Read more: One owner’s Toyota iQ ‘Compressor’


Avensis SR D-4D

17th July: Toyota’s D-4D common rail direct-injection turbo diesel engine

The 1999 Toyota Avensis SR (pictured) was the model that introduced Toyota’s new state-of-the-art D-4D ‘common rail’ direct-injection turbo diesel engine to the UK passenger car market.

Instantly acclaimed as the most technically advanced diesel engine of its kind, the 2.0-litre unit consumed around 11 per cent less fuel than the outgoing engine and was among the first to comply with upcoming Euro 3 emissions legislation. The D-4D was also notable for being Toyota’s first twin-cam 16-valve diesel engine.

Key to the engine’s petrol-like refinement, performance, and 48mpg potential was its ‘common rail’ fuel injection technology, whereby high-pressure injectors were used to deploy precise fuel quantities directly into each combustion chamber instead of drawing a prepared air/fuel mixture from a secondary swirl chamber. This switch from indirect- to direct-injection reduced combustion noise, increased refinement, improved driveability and cleaned-up exhaust emissions.

Toyota’s long diesel history includes these facts:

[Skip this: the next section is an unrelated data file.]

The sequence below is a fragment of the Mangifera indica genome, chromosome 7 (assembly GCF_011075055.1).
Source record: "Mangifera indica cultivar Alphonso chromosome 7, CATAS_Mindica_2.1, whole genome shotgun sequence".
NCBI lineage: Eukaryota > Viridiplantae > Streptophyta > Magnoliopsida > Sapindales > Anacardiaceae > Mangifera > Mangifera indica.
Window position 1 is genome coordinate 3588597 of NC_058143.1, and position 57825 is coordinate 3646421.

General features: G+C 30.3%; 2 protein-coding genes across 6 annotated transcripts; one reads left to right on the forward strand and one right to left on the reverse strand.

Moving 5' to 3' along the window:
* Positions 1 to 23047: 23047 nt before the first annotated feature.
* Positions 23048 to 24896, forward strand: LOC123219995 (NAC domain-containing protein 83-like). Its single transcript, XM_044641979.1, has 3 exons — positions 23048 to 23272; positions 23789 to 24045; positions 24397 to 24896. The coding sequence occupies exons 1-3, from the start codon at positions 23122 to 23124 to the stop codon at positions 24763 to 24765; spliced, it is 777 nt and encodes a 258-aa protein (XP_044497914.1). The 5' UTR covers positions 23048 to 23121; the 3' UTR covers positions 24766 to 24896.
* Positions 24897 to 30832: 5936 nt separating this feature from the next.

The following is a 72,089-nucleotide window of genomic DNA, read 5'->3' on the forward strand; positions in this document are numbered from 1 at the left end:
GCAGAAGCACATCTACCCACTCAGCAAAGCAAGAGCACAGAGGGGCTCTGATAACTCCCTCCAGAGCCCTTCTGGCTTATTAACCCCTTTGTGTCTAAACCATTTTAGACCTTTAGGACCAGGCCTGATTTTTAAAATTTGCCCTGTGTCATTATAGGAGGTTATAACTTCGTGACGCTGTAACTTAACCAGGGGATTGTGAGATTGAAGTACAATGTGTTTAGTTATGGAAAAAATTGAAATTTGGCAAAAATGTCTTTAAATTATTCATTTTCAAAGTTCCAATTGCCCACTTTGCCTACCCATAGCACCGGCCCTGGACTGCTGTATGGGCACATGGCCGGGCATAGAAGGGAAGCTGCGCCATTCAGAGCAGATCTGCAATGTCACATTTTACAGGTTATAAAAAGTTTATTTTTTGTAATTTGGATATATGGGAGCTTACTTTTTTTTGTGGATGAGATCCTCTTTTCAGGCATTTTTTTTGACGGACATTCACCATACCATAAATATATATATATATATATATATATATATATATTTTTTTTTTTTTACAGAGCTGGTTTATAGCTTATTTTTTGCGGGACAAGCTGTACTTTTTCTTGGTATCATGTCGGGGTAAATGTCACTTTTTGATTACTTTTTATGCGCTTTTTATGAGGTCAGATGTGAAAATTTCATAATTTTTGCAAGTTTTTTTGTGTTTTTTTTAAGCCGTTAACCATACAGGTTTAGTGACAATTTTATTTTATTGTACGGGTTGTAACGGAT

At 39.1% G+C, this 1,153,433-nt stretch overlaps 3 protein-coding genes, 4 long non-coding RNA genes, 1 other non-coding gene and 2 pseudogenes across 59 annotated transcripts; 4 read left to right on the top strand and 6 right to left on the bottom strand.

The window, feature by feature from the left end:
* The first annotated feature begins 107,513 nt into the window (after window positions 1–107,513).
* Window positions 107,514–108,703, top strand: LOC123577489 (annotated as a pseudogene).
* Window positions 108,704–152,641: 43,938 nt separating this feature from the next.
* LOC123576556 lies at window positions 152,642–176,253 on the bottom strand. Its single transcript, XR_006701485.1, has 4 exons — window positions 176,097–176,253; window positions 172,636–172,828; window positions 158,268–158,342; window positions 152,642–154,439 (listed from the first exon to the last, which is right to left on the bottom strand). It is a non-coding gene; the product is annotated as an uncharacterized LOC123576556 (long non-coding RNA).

* Toyota made its first light-duty diesel engine in 1957

* Toyota pioneered the first production use of electronic fuel pump control in 1982

* Toyota introduced ceramic fibre reinforced pistons in 1982

* Toyota developed torsional-damper flywheels in 1984

* Toyota launched two-stage pilot injection in 1988

* Toyota’s first direct-injection 16-valve diesel engine was launched in 1995

Learn more: What diesel engine options are available in the current generation Toyota Avensis


1968 Shelby 2000GT

10th July: 1968 Shelby Toyota 2000GT

The iconic 2000GT was the car that launched Toyota’s circuit racing history. It debuted at the 1966 Japanese Grand Prix and then a month later went on to achieve a one-two finish in the Suzuka 1000km race. Three further victories were claimed during the 1967 season.